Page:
- Backtrace I/O Founded by the lead engineers from AppNexus, Backtrace I/O is aiming to improve the state of software debugging. Their first product is a crash report generation and analysis service for software engineers.
- BAMx Advertising BAMx an exchange to connect merchants with writers through real-time bidding, making it possible for retailers to bid for the link-to-buy associated with each product in editorial lists.
- Boom Shakalaka Boom Shakalaka is an in-game fantasy sports company pushing real-time bets (e.g. will Adam Vinatieri make this 50-yd field goal?) to fans’ phones while also allowing them to compete against other fans.
- Code To Work A key obstacle to increasing diversity in business is awareness of and access to pools of vetted, diverse talent. Code To Work connects employers with young job-seekers from diverse backgrounds vetted through a proprietary skills evaluation process.
- Coin.co Coin.co focuses on providing bitcoin payments to companies and consumers; the service converts bitcoin into dollars for businesses.
- Common Founded by Brad Hargreaves (co-founder of General Assembly), Common is developing shared living spaces for a members-only community. The company partners with property owners and local organizations to create residential communities with monthly terms, shared services, and community events and management.
- Concord Concord is a real-time distributed stream processing framework, which runs faster than Apache Storm. Using Concord, businesses should be able to process and react to their data more quickly, whether they’re doing fraud detection, ad bidding and serving, content recommendation or algorithmic trading.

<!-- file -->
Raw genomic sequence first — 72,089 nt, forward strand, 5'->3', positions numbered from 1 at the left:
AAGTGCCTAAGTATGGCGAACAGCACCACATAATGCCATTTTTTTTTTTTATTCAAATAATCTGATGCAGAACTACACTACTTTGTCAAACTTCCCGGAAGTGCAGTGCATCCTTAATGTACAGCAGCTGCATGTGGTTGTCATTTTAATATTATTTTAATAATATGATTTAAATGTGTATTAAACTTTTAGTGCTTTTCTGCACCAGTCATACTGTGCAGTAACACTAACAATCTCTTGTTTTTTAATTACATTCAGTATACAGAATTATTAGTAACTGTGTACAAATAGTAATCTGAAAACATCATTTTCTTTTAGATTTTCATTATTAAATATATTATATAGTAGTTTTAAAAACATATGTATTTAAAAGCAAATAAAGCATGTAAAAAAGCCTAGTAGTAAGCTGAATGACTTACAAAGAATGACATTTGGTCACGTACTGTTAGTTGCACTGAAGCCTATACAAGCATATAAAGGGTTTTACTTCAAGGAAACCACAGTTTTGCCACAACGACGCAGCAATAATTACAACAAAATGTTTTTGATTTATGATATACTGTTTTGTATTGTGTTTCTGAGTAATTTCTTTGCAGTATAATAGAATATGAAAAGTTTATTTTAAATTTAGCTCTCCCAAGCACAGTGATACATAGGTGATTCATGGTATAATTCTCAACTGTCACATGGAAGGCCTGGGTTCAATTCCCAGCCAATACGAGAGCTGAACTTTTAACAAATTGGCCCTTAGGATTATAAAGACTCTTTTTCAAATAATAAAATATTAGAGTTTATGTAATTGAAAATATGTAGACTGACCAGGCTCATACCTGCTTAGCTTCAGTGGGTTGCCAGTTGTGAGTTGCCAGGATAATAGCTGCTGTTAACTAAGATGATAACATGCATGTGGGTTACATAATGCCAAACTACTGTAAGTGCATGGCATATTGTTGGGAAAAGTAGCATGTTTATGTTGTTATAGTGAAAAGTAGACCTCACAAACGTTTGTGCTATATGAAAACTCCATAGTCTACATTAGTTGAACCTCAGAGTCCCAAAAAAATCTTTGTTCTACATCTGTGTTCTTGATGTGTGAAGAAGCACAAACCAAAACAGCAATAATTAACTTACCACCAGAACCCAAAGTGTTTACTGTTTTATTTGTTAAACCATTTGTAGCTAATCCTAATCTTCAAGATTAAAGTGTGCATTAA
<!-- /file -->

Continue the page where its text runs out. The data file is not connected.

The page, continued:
- Havenly Havenly sells online interior design services connecting users with their own personal interior designer for a flat fee of $185. Using the app, consumers can work with designers to redecorate a room and purchase all furniture through the the app at a designer’s discount.
- Innovatively Innovatively is building the Bloomberg for research. The platform makes sense of public research data to help enterprises and SMBs find out what they are missing in their market, competitors, and customers. Innovatively’s first paid pilots are in the healthcare and life sciences, where they’ve been able to turn around information 10x faster than traditional consulting firms.
- Iobeam Iobeam is a data analysis platform for the Internet of Things (IoT).
- LiquidText LiquidText is a software service for annotating digital content.
- Maven Clinic Maven is a health technology platform, designed exclusively for women to sell an easy and affordable video appointment service for health and wellness practitioners.
- Project September Project September is a stealthy social commerce startup founded by Alexis Maybank (co-founder of Gilt), Leah Park, and Dustin Whitney.
- Sage Food Sage makes food labels annotated by food experts (nutritionists, dietitians, food scientists), with easy-to-understand data about nutritional value .
- Senvol Senvol sells a service that analyzes and quantifies how adoption of additive manufacturing will change a business’ bottom line.
- Source3 Source3 is a an enterprise licensing and rights management platform to distribute 3D designs.
- Toymail Founded by Apple and MIT alums who developed several connected hardware products, Toymail creates fun, IoT-enabled toys that facilitate two-way messaging between adults (e.g. mom, grandpa) and children.
- Wheelhouse Education Wheelhouse trains developers, engineering leaders and business stakeholders on how to build better software through technology enhanced training.
- Ziel Zeil is a pre-launch company working at the intersection of fashion and 3D printing.